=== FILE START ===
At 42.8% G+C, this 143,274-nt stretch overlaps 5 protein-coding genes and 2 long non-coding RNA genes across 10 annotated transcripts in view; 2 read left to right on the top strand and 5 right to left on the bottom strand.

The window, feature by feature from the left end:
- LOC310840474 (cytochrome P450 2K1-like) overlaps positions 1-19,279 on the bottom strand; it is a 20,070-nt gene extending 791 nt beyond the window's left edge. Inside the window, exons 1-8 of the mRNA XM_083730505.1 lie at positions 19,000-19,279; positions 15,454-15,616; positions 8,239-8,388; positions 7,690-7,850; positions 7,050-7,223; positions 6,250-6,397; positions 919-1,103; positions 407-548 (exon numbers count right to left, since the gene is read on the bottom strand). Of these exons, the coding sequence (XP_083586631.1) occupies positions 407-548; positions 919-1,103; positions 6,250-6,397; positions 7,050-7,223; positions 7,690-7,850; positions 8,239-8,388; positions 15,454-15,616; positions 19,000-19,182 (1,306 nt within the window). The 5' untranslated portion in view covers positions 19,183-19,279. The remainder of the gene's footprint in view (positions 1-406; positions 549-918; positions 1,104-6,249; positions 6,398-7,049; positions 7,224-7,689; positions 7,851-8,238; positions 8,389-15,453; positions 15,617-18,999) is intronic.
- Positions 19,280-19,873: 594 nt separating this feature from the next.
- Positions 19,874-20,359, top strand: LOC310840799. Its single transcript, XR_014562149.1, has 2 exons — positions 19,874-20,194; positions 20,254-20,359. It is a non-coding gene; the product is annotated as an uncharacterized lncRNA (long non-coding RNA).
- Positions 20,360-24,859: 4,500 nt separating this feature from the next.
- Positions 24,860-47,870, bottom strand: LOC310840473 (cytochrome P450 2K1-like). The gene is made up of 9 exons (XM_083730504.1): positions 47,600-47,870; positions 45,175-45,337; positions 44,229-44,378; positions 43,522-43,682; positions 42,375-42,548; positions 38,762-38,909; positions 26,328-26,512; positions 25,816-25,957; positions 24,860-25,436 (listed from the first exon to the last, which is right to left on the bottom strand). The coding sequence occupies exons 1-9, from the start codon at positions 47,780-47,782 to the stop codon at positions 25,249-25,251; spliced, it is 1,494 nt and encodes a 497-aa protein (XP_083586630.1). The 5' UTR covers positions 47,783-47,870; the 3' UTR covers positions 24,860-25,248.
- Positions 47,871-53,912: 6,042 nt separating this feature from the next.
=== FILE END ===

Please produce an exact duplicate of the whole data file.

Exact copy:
At 42.8% G+C, this 143,274-nt stretch overlaps 5 protein-coding genes and 2 long non-coding RNA genes across 10 annotated transcripts in view; 2 read left to right on the top strand and 5 right to left on the bottom strand.

The window, feature by feature from the left end:
- LOC310840474 (cytochrome P450 2K1-like) overlaps positions 1-19,279 on the bottom strand; it is a 20,070-nt gene extending 791 nt beyond the window's left edge. Inside the window, exons 1-8 of the mRNA XM_083730505.1 lie at positions 19,000-19,279; positions 15,454-15,616; positions 8,239-8,388; positions 7,690-7,850; positions 7,050-7,223; positions 6,250-6,397; positions 919-1,103; positions 407-548 (exon numbers count right to left, since the gene is read on the bottom strand). Of these exons, the coding sequence (XP_083586631.1) occupies positions 407-548; positions 919-1,103; positions 6,250-6,397; positions 7,050-7,223; positions 7,690-7,850; positions 8,239-8,388; positions 15,454-15,616; positions 19,000-19,182 (1,306 nt within the window). The 5' untranslated portion in view covers positions 19,183-19,279. The remainder of the gene's footprint in view (positions 1-406; positions 549-918; positions 1,104-6,249; positions 6,398-7,049; positions 7,224-7,689; positions 7,851-8,238; positions 8,389-15,453; positions 15,617-18,999) is intronic.
- Positions 19,280-19,873: 594 nt separating this feature from the next.
- Positions 19,874-20,359, top strand: LOC310840799. Its single transcript, XR_014562149.1, has 2 exons — positions 19,874-20,194; positions 20,254-20,359. It is a non-coding gene; the product is annotated as an uncharacterized lncRNA (long non-coding RNA).
- Positions 20,360-24,859: 4,500 nt separating this feature from the next.
- Positions 24,860-47,870, bottom strand: LOC310840473 (cytochrome P450 2K1-like). The gene is made up of 9 exons (XM_083730504.1): positions 47,600-47,870; positions 45,175-45,337; positions 44,229-44,378; positions 43,522-43,682; positions 42,375-42,548; positions 38,762-38,909; positions 26,328-26,512; positions 25,816-25,957; positions 24,860-25,436 (listed from the first exon to the last, which is right to left on the bottom strand). The coding sequence occupies exons 1-9, from the start codon at positions 47,780-47,782 to the stop codon at positions 25,249-25,251; spliced, it is 1,494 nt and encodes a 497-aa protein (XP_083586630.1). The 5' UTR covers positions 47,783-47,870; the 3' UTR covers positions 24,860-25,248.
- Positions 47,871-53,912: 6,042 nt separating this feature from the next.